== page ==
Ever notice that so many of the challenges you face as a leader happen in your mind?

Me too.

Why is that?

Well, so much of leadership is actually not a battle with others, it’s a battle with yourself.

And a good portion of that battle arises out of insecurity.

Barnabas Piper and Todd Adkins interview me this week for their 5 Leadership Questions podcast. You can listen here. This week’s release is Episode 113 (I was also a guest previously on Episode 80).

Barnabas and Todd asked me to comment on 5 lies leaders believe (especially church leaders).

The conversation was fascinating…as it mostly goes back to insecurity. And I thought it was worth a blog post.

Here are 5 lies leaders wrongly believe.

insecure leaders

1. I must know everything about everything

This trips up so many leaders, and it was a tough one for me when I was starting out.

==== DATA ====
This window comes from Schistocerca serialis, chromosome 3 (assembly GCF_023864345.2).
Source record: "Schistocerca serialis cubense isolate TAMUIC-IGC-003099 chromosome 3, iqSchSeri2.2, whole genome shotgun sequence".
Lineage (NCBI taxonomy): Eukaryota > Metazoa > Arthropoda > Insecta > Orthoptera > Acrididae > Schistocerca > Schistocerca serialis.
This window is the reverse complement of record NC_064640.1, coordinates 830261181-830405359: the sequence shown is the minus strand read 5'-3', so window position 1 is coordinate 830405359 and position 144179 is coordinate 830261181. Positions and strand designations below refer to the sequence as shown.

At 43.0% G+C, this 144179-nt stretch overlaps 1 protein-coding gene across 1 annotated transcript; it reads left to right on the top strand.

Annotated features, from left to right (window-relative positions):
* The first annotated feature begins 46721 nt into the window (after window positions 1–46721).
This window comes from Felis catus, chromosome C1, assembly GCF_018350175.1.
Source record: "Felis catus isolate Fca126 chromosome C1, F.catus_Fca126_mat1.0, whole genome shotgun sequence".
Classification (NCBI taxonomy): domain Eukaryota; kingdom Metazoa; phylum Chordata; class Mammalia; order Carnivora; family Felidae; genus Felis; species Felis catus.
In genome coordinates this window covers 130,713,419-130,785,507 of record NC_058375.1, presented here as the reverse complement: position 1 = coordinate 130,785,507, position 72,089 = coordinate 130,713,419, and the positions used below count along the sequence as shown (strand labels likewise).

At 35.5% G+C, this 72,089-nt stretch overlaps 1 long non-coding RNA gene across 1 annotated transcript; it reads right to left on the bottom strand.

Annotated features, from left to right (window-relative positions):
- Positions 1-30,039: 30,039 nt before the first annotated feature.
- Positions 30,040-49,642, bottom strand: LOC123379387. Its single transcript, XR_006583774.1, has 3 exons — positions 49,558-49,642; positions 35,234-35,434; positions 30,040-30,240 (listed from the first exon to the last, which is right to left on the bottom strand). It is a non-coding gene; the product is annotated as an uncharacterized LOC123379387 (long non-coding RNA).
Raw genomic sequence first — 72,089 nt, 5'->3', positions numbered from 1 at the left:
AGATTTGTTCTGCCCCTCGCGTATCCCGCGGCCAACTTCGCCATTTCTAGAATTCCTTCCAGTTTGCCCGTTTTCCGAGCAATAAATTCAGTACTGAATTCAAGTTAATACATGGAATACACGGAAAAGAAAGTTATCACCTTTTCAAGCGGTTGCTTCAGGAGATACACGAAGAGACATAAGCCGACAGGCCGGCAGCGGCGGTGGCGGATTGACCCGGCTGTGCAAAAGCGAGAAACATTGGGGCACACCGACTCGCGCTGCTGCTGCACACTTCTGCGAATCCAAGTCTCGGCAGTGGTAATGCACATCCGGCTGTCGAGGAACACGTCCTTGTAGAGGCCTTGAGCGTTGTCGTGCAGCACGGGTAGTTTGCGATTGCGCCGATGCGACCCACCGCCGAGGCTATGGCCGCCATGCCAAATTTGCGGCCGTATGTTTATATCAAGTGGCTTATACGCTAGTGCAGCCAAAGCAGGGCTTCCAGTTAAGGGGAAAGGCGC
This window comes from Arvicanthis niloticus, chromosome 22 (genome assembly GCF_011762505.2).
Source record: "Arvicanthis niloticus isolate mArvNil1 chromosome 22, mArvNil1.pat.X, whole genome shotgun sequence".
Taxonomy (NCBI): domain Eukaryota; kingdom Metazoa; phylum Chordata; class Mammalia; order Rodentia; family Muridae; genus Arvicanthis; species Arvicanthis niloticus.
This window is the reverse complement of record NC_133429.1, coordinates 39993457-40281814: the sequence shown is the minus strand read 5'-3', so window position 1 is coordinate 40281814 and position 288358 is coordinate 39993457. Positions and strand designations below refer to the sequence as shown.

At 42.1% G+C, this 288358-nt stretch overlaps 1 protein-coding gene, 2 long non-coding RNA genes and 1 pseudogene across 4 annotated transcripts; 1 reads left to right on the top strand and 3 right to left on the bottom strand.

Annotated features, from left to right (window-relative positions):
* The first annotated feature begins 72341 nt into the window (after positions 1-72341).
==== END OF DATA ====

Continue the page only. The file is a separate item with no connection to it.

Most leaders who think they need to know everything feel that way because they know they don’t.

That insecurity can be paralyzing.

The funny thing is…when you fake an answer, people can tell you don’t know. Rather than gaining confidence in your leadership, your guesses, fake answers and ‘covering’ actually causes people to lose confidence in you.

One of the most glorious answers a leader can give is “I don’t know.”

Period.

You don’t need to be defensive.

Just look them in the eye, securely, and admit you don’t know. You don’t even need to go the uber-achiever route and say, “But I’ll find out.”

You might say “I don’t know, but what do you think?” Or “I don’t know, but I’m sure we have someone here who might. Let’s see.” Or you might just say “I don’t know.”

When you do that, you elevate the team. You actually build up the ability of others to contribute.

Frankly, I trust people who tell me the truth far more than people who cover their insecurity with guesses and partial knowledge.

2. I must be prominent and lead from the front

I think in the early days of leadership, most of us instinctively want to lead from the front.